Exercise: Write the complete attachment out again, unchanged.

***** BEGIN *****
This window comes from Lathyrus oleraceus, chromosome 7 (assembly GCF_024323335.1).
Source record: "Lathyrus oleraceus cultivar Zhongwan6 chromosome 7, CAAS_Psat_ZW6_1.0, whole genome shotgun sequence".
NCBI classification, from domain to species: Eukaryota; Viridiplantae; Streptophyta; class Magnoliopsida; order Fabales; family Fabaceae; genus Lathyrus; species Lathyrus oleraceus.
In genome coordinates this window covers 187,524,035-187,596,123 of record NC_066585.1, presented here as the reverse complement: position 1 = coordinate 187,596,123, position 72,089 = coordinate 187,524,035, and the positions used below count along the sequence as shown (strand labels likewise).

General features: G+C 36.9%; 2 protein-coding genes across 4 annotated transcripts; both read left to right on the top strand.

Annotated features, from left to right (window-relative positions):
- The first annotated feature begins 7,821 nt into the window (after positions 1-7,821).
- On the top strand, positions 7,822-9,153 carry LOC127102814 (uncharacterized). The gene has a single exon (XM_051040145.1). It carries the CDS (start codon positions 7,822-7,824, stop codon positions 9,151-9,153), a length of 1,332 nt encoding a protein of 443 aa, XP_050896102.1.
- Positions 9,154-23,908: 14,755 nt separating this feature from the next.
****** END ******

This window comes from Lathyrus oleraceus, chromosome 7 (assembly GCF_024323335.1).
Source record: "Lathyrus oleraceus cultivar Zhongwan6 chromosome 7, CAAS_Psat_ZW6_1.0, whole genome shotgun sequence".
NCBI classification, from domain to species: Eukaryota; Viridiplantae; Streptophyta; class Magnoliopsida; order Fabales; family Fabaceae; genus Lathyrus; species Lathyrus oleraceus.
In genome coordinates this window covers 187,524,035-187,596,123 of record NC_066585.1, presented here as the reverse complement: position 1 = coordinate 187,596,123, position 72,089 = coordinate 187,524,035, and the positions used below count along the sequence as shown (strand labels likewise).

General features: G+C 36.9%; 2 protein-coding genes across 4 annotated transcripts; both read left to right on the top strand.

Annotated features, from left to right (window-relative positions):
- The first annotated feature begins 7,821 nt into the window (after positions 1-7,821).
- On the top strand, positions 7,822-9,153 carry LOC127102814 (uncharacterized). The gene has a single exon (XM_051040145.1). It carries the CDS (start codon positions 7,822-7,824, stop codon positions 9,151-9,153), a length of 1,332 nt encoding a protein of 443 aa, XP_050896102.1.
- Positions 9,154-23,908: 14,755 nt separating this feature from the next.